You already stated in the spring that Renesas is gaining market share in the 16-bit segment, which is considerable, since Renesas entered the market with 16-bit variants very late. Why is Renesas gaining market share here, or to put it another way: who wants 16-bit MCUs today?
Here is all about the price and performance trade-off, you would be hard-pressed to sell 32-bit performance for the price of 16-bit. There are several applications such as low-end motor-control, low end HMI, home-automation, etc. where a 16-bit MCU offers a tremendous price advantage. But even if prices were to be reduced further for 32-bit, some of our 16-bit product variants are based on a proprietary core and there are customers who want to stay with it, also because they don't want to change their layout.
But where does the gain in market share come from?
There are several reasons. First and foremost a more focused sales & distribution strategy going after a broader base of customers, second by bundling our MCU’s with our analog and power products, and third our focus on creating winning combos (system solutions integrating MCU with analog products) has led to near-term gains. For the mid-term and long-term we have filled our gaps in the RL78 family in the low pin-count range. Thanks to an effective manufacturing and sourcing strategy, we can now offer cost-effective components. At the same time, we are expanding the high-end, which means that the next generation of RL78 will be equipped with a lot more functionality. All in all, we can now address the market much more broadly, which is also our declared goal: We want to act as a supplier with a broad product range here and not just serve selected major customers. On the other ends of the spectrum, thanks to an expanded product spectrum, we can also serve the low-end 32-bit and high-end 8-bit markets with this family.
Many of the newer products just described were launched the end of 2019 or the beginning of this current year so are still in the design-in phase. In other words, today's success is not at all based on portfolio expansion, but on the fact that our sales team is addressing a much larger market in a more focused way and not just a few large customers. However, the newer products will set our roadmap for longer-term success.
Renesas has put a lot of time and money into Synergy, has the MCU family met expectations?
No, the expectations were not met. I think we misunderstood back then what our customers really wanted. We thought they wanted complete system solutions that didn't require them to make any code modifications. But that was wrong. What they really want are flexible solutions. There is a need for it, but not what we expected.
With the FSP (Flexible Software Package) for the RA family, we took a different path, with the emphasis on user experience, so that developers can use these products easily. In addition, we are increasingly focusing on Open Source. This means that the RA family offers much more flexibility, both in terms of the core, but also on the software side with partnerships with Microsoft or Amazon, for example.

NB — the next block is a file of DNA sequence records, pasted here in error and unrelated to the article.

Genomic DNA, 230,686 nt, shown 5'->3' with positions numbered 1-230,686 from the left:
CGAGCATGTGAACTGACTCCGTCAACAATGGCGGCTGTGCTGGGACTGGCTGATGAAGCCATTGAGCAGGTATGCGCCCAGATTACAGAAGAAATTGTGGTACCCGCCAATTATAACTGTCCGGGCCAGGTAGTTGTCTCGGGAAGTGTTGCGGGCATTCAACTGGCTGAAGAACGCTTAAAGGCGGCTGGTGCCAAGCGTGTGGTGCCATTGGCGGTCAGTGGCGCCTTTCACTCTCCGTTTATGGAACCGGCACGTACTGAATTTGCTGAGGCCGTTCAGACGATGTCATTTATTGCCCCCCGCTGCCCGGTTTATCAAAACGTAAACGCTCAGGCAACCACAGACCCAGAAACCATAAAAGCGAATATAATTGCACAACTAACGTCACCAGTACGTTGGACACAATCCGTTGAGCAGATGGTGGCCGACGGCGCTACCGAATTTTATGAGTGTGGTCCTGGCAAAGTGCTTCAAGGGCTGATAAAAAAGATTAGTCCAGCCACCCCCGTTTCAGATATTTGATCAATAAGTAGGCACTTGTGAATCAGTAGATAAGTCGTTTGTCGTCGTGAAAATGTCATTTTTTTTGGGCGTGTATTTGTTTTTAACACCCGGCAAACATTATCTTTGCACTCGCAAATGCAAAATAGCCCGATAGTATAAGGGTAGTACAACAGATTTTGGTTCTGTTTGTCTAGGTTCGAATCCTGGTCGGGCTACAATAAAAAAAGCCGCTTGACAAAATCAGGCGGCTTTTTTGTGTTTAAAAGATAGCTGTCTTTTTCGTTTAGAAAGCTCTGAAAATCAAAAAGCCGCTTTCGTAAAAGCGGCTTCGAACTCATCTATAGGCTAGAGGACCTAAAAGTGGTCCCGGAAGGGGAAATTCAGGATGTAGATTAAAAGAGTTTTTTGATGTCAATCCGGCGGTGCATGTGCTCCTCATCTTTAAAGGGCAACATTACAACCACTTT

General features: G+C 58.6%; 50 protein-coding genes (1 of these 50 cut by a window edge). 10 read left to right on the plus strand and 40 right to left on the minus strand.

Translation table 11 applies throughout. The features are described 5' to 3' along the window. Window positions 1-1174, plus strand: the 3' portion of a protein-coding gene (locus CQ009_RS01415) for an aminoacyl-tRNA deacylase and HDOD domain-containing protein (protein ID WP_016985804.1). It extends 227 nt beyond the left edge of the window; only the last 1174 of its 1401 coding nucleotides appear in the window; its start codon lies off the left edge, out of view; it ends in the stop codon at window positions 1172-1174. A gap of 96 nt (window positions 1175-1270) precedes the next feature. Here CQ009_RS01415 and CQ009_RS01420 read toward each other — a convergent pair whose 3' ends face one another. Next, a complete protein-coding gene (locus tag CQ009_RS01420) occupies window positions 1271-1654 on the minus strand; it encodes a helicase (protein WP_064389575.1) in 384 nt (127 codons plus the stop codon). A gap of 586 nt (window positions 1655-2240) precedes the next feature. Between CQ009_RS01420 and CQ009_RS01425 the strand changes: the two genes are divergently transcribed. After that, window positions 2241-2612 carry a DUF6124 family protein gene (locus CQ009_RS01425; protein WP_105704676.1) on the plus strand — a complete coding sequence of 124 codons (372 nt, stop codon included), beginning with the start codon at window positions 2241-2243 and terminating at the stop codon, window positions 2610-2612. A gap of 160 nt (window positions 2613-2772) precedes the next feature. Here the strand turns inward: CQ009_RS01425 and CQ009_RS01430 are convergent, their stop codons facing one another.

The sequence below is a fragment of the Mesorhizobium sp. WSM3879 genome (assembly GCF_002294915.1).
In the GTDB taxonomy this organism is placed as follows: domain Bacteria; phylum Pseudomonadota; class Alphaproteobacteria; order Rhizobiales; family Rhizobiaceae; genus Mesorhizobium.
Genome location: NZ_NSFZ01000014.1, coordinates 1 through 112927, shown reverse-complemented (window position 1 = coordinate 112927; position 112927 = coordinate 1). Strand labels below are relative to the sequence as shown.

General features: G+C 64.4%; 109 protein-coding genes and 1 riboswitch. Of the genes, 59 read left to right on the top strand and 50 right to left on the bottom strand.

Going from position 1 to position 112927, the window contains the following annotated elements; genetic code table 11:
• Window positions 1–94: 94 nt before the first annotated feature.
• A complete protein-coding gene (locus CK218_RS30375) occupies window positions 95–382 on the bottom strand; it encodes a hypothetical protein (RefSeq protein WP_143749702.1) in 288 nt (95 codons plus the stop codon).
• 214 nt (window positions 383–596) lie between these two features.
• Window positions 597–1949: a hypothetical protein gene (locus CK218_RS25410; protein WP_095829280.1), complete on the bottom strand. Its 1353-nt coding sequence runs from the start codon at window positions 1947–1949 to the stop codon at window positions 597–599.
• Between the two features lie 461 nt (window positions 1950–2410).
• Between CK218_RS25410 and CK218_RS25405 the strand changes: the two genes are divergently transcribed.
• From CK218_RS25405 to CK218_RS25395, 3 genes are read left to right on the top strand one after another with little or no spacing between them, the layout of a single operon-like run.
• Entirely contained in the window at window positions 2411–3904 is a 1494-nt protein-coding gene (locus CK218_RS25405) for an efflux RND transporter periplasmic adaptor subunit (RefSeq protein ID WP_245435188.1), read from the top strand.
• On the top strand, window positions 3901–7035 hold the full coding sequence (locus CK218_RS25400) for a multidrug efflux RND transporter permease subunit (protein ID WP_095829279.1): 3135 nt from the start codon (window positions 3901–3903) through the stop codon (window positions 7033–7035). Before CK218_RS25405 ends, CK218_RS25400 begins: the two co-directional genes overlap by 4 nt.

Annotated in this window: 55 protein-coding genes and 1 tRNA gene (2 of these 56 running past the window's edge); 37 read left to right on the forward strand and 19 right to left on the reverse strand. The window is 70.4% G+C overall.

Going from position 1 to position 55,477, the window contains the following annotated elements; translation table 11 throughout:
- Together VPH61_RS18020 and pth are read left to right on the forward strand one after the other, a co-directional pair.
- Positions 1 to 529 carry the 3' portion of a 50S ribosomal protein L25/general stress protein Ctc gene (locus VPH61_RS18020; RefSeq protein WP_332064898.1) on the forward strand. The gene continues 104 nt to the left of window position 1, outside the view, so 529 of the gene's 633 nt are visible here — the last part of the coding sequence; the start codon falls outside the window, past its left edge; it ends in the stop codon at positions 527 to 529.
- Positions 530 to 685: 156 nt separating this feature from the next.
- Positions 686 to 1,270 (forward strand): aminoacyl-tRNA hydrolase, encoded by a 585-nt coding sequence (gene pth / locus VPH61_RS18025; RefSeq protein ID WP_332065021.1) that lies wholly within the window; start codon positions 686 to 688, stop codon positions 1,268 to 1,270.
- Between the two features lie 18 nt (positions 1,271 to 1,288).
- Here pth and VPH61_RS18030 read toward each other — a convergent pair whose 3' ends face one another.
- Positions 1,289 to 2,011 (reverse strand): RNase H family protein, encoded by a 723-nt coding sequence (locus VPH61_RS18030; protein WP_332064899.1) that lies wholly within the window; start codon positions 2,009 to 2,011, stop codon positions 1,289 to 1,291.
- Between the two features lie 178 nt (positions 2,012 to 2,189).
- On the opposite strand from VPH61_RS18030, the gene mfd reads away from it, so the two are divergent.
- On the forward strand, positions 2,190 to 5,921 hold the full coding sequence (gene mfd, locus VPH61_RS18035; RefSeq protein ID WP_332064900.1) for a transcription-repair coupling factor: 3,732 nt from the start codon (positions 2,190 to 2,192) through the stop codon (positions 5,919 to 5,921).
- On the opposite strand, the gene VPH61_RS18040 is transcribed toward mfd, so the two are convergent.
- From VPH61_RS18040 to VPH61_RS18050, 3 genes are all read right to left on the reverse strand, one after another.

How do you rate RISC-V?
Soon, we will announce our first partnership for RISC-V, covering the low-end area in the 32-bit segment.
Where do you see the biggest differentiators for Renesas?
With Renesas’ MCU and MPU families, developers can access Renesas’ proprietary cores starting on the low-end RL78 up to the RX families, then the RE, RA and RZ families are based on ARM cores, RE on Cortex-M0+, RA on Corex-M4, -M23 or -M33 and soon with the next ARM core in this segment, and RZ is available with the A53 all the way to the A76. We also differentiate ourselves in terms of security, efficient power consumption and lower BOM cost on the MCU side, and on the MPU side, real-time control capability, image recognition and energy harvesting.
The MCUs/MPUs are only one part of the business…
MPUs and MCUs are the core of everything we do. And all acquisitions we have made support this core area. We now also cover the complete range of MCUs/MPUs, starting with power, through sensors, to data transmission and the subsequent local analysis and actuation.
In the power area we have excellent technologies such as our energy harvesting technology SOTB or the ultra-low power technology from Ex-Intersil and wireless power from Ex-IDT. In addition, sensors and ICs for signal conditioning, SSC for short, are available. Many people are not even aware that Renesas also covers this area. This is where we benefit from the ZMDi acquisition from IDT, because it gives us access to sensors for humidity, CO2, temperature, etc. and SSCs. In addition, Renesas' original analog business with disk drive controllers and motor controller business is also interesting. This enables us to address applications such as brushless DC motors, which are now much more attractive than motors with brushes and are moving into many applications, from electric vehicles to vacuum cleaners.
In the field of data transmission, we have technologies that allow data to be transmitted over short and long distances. We have recently announced an IC with BL5.0, and at the end of the year we will also launch a chip with NB-IoT, and we have products for 6LoWPan and WiSun. In addition, we have a strong timing and memory interface portfolio.
And when it comes to actuation and local data analysis, we use our ICs for energy management, smart home, smart metering etc. and of course to tackle AI at the end-point we have our DRP and eAI solutions.